In addition to comparative politics and economics, this book would also contribute to international relations scholarship. The final section of the book focuses on the implications for the region and the wider world. Pomfret points out the challenges for regional cooperation and emphasises the fragile relationship between these countries and their regional security concerns particularly about water and border security. The book identifies the Eurasian Economic Union and the Shanghai Cooperation Organisation as the two most influential organisations in the region and highlights the differing approaches of Russia and China towards regional integration. The chapter touches upon Central Asian countries’ engagement with the wider world, mainly Russia, China, the United States, and the European Union. Considering that the Central Asia is a landlocked region where “the high cost of international trade” is the main obstacle for regional integration, connectivity would be vital to boost trade and attract foreign investment (p.202). Hence, the author particularly underlines the significance of China’s Belt and Road Initiative and points out that “the China-Europe Landbridge could also signal a new opportunity for Central Asia” (p. 278).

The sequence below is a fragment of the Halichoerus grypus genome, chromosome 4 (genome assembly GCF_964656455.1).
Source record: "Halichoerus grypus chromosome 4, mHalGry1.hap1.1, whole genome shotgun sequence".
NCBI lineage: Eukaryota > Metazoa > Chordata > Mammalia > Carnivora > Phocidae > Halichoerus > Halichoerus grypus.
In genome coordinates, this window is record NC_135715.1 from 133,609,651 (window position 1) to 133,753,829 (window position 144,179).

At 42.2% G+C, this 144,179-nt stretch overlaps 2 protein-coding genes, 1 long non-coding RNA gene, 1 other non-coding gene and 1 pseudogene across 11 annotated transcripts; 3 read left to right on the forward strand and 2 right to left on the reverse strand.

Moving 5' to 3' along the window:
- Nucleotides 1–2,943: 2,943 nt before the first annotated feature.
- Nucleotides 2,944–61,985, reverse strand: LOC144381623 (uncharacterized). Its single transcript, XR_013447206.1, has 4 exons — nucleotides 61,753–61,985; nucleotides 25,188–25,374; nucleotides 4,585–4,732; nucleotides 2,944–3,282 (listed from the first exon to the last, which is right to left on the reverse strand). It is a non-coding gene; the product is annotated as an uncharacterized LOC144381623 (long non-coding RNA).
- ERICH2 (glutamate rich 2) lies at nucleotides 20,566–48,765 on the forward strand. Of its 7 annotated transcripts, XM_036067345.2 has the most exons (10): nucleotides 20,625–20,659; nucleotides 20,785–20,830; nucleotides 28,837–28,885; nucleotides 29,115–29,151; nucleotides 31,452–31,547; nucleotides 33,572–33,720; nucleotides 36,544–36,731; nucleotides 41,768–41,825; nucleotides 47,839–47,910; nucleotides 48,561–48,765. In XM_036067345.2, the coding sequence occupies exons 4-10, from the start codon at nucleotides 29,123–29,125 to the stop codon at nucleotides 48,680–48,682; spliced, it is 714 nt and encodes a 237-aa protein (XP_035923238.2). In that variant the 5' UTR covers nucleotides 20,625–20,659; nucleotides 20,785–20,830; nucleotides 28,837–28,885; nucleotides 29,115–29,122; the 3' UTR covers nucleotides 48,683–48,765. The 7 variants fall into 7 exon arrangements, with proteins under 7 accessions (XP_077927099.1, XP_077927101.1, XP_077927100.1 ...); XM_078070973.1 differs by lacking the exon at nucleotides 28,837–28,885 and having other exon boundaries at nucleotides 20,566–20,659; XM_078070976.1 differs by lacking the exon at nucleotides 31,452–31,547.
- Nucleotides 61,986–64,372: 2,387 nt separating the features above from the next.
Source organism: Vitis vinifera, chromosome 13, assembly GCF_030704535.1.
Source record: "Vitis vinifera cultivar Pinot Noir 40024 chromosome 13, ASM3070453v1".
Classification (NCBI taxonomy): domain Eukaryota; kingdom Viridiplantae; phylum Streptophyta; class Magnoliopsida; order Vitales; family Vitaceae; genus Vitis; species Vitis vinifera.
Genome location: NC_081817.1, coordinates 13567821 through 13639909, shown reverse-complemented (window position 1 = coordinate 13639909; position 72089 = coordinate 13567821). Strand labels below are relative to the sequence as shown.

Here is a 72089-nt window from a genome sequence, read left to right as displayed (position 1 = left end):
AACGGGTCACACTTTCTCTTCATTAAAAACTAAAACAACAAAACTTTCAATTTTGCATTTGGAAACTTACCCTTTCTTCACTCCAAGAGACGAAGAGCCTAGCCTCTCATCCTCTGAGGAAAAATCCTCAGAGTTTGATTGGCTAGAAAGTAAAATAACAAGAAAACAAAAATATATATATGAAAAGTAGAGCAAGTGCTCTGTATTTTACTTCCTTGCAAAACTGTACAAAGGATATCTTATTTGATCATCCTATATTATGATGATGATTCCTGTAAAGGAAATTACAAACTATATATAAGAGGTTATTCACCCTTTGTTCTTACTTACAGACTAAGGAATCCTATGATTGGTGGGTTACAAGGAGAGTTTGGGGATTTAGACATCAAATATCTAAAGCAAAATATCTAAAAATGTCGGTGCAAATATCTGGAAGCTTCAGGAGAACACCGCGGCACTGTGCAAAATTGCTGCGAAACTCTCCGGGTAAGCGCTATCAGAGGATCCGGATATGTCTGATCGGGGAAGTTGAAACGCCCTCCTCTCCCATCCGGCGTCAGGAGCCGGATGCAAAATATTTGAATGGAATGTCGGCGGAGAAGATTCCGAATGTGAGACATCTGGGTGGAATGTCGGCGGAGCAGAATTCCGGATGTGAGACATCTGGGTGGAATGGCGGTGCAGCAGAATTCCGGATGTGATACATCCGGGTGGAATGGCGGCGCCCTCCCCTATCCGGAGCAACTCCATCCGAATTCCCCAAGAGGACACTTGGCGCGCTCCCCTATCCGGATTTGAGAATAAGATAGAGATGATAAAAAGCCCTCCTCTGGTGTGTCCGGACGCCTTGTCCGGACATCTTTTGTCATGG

The book is particularly useful as an introductory reading as it helps to understand the historical trajectory of the development of the Central Asian economies and how and why each differ in their experiences in the early twenty-first century. Although it is an explanatory study, Pomfret’s latest book provides a comprehensive coverage of and a timely contribution to the literature on the theories of economic transition. As a landlocked and resource-rich region, Central Asia provides an excellent testing ground to evaluate the implications of differing policy decisions, socio-political structures, and external relations for the region’s economic transition process. It also sheds light on how elites in authoritarian regimes deal with challenges when transitioning to a market-based economy and provides novel insights into the relationship between political and economic reform in the region. Pomfret’s analysis of the impact of the Soviet rule for the region’s contemporary political and economic structures also engages with the colonial legacy in the Central Asia. Overall, the book is a thought-provoking study analysing the complicated relationship between history, politics, and economics.
The main strength of this book is its comparative approach and its meticulous analysis of various sources of economic data. Considering the problems of accessing reliable information in authoritarian regimes, the author’s endeavour to present an authentic assessment of a plethora of available economic data is commendable. Its easy-to-read language makes the book accessible for non-economist readers as well. Pomfret provides country-specific analyses with enough detail, which can also serve as a springboard for students who would like to specialise in the Central Asia region to conduct further in-depth academic research.
King’s College London, UK